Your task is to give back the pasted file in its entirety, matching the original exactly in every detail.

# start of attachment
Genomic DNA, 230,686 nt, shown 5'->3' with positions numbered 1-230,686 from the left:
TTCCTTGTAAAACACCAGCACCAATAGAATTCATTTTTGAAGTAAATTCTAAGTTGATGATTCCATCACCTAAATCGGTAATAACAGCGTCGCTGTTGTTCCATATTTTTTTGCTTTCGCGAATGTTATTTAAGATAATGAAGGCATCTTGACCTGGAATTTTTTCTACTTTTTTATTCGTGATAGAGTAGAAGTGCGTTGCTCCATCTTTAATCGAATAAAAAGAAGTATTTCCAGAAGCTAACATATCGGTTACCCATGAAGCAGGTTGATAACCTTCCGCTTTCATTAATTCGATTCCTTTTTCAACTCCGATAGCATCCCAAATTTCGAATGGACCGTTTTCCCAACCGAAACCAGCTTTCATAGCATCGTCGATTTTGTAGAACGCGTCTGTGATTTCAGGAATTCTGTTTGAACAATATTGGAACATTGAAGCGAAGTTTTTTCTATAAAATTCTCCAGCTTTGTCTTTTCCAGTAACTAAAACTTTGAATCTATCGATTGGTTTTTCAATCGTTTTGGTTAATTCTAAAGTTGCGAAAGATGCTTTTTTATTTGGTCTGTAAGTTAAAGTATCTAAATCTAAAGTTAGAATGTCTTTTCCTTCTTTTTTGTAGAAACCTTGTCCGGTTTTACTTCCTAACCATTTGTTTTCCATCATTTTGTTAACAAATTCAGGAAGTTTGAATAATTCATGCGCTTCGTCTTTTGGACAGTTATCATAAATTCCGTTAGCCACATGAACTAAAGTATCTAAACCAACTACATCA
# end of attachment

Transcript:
Genomic DNA, 230,686 nt, shown 5'->3' with positions numbered 1-230,686 from the left:
TTCCTTGTAAAACACCAGCACCAATAGAATTCATTTTTGAAGTAAATTCTAAGTTGATGATTCCATCACCTAAATCGGTAATAACAGCGTCGCTGTTGTTCCATATTTTTTTGCTTTCGCGAATGTTATTTAAGATAATGAAGGCATCTTGACCTGGAATTTTTTCTACTTTTTTATTCGTGATAGAGTAGAAGTGCGTTGCTCCATCTTTAATCGAATAAAAAGAAGTATTTCCAGAAGCTAACATATCGGTTACCCATGAAGCAGGTTGATAACCTTCCGCTTTCATTAATTCGATTCCTTTTTCAACTCCGATAGCATCCCAAATTTCGAATGGACCGTTTTCCCAACCGAAACCAGCTTTCATAGCATCGTCGATTTTGTAGAACGCGTCTGTGATTTCAGGAATTCTGTTTGAACAATATTGGAACATTGAAGCGAAGTTTTTTCTATAAAATTCTCCAGCTTTGTCTTTTCCAGTAACTAAAACTTTGAATCTATCGATTGGTTTTTCAATCGTTTTGGTTAATTCTAAAGTTGCGAAAGATGCTTTTTTATTTGGTCTGTAAGTTAAAGTATCTAAATCTAAAGTTAGAATGTCTTTTCCTTCTTTTTTGTAGAAACCTTGTCCGGTTTTACTTCCTAACCATTTGTTTTCCATCATTTTGTTAACAAATTCAGGAAGTTTGAATAATTCATGCGCTTCGTCTTTTGGACAGTTATCATAAATTCCGTTAGCCACATGAACTAAAGTATCTAAACCAACTACATCA